So, you’ve decided to take up flux core welding. It’s not a bad choice, especially for those just starting out. The equipment is pretty user-friendly, and you can strike an arc with the pull of a trigger. It’s a lot easier than starting to learn stick, for example.
While flux core is a more unorthodox way of learning to weld (stick welding is usually learned first), you can learn a great deal about the principles of welding. Nevertheless, there will still be a little bit of a learning curve. Here are some tips to help you get started.
Our 7 Tips & Tricks for Beginner Flux Core Welding
1. Make Sure Your Polarity Is Correct
When welding dual shield flux core (flux-cored wire with shielding gas), most wires are DC+, which is direct current electrode positive. This means that 2/3 of the heat in the arc will be directed toward the wire.
However, some wires, especially those that are self-shielded, are intended to be used with DC- which means direct current electrode negative. If you weld them with DC+, you will produce considerable spatter since the wire can’t take that amount of heat. You also won’t get as much penetration into the joint.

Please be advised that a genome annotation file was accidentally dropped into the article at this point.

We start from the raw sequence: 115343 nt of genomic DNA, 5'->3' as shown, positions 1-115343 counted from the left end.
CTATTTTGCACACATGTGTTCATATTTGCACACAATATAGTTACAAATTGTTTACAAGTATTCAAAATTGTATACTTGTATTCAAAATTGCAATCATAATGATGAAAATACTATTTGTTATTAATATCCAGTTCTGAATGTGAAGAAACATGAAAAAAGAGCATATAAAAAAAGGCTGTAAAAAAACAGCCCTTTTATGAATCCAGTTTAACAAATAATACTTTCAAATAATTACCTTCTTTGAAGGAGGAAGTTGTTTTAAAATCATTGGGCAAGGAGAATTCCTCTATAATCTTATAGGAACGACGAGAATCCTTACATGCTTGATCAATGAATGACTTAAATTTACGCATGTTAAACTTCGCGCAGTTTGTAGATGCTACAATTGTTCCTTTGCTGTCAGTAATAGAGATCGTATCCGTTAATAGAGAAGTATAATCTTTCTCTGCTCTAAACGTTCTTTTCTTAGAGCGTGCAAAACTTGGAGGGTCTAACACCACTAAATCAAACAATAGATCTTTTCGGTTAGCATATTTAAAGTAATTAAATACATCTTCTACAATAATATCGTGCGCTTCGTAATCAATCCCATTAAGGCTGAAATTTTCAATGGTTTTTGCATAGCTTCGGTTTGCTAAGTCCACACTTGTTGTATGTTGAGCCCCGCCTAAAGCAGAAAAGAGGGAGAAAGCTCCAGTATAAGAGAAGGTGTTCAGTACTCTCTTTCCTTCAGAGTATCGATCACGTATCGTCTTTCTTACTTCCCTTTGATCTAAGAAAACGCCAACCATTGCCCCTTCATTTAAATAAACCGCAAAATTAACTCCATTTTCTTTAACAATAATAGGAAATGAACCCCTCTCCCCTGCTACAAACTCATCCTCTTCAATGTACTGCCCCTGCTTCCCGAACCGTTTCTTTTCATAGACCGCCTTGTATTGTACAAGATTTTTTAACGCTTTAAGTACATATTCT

2. Learn To Drag the Welding Gun
The preferred travel angle for FCAW is a slight drag. Since there is flux and slag that results, you have to drag to prevent the slag from going underneath the weld. But you also don’t want to drag too much.
Anywhere between 15°–30° is an okay angle to drag the gun. Any more than that and the throat of your weld (the distance from the joint to the surface of the weld) will start to be too convex. Unless otherwise specified, you want a generally flat weld appearance. The temptation to push comes in because this creates a flatter weld appearance. But this not only creates opportunities to trap slag, but the weld can also be too concave; that is why a slight drag is preferred.
3. Watch Your Travel Speed
If you are trying to achieve a smaller size weld, don’t just move the gun faster. There are other variables you need to consider. Try turning your wire speed down first. Then you can move at more or less the same pace. If you move too quickly, you might not let the weld fill in enough.